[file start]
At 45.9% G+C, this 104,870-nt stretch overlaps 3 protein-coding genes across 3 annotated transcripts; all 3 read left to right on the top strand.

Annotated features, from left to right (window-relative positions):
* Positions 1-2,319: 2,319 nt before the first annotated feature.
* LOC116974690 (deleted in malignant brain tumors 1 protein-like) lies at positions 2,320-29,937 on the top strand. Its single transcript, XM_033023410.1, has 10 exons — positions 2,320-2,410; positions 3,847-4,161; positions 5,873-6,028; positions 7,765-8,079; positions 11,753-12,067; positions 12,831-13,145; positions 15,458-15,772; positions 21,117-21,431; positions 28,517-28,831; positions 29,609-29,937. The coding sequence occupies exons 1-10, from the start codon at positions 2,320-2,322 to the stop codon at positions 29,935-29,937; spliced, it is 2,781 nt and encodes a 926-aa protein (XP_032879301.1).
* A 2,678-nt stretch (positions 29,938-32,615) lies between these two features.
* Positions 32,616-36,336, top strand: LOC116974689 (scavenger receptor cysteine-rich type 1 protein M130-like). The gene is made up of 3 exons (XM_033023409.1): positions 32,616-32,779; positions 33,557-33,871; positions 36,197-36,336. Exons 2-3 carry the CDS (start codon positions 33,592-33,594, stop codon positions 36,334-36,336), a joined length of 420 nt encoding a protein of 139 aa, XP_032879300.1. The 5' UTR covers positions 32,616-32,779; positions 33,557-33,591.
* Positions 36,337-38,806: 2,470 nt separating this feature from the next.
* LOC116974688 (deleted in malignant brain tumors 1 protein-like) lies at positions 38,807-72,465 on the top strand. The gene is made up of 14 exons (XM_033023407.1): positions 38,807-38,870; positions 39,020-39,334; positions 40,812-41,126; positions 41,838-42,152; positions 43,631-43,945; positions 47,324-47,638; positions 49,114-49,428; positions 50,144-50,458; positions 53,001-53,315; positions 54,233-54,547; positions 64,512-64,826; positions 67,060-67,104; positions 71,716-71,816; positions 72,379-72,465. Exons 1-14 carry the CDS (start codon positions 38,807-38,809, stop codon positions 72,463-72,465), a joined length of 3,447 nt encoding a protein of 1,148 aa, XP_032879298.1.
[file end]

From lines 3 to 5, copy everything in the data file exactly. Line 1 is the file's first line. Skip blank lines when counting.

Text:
* Positions 1-2,319: 2,319 nt before the first annotated feature.
* LOC116974690 (deleted in malignant brain tumors 1 protein-like) lies at positions 2,320-29,937 on the top strand. Its single transcript, XM_033023410.1, has 10 exons — positions 2,320-2,410; positions 3,847-4,161; positions 5,873-6,028; positions 7,765-8,079; positions 11,753-12,067; positions 12,831-13,145; positions 15,458-15,772; positions 21,117-21,431; positions 28,517-28,831; positions 29,609-29,937. The coding sequence occupies exons 1-10, from the start codon at positions 2,320-2,322 to the stop codon at positions 29,935-29,937; spliced, it is 2,781 nt and encodes a 926-aa protein (XP_032879301.1).
* A 2,678-nt stretch (positions 29,938-32,615) lies between these two features.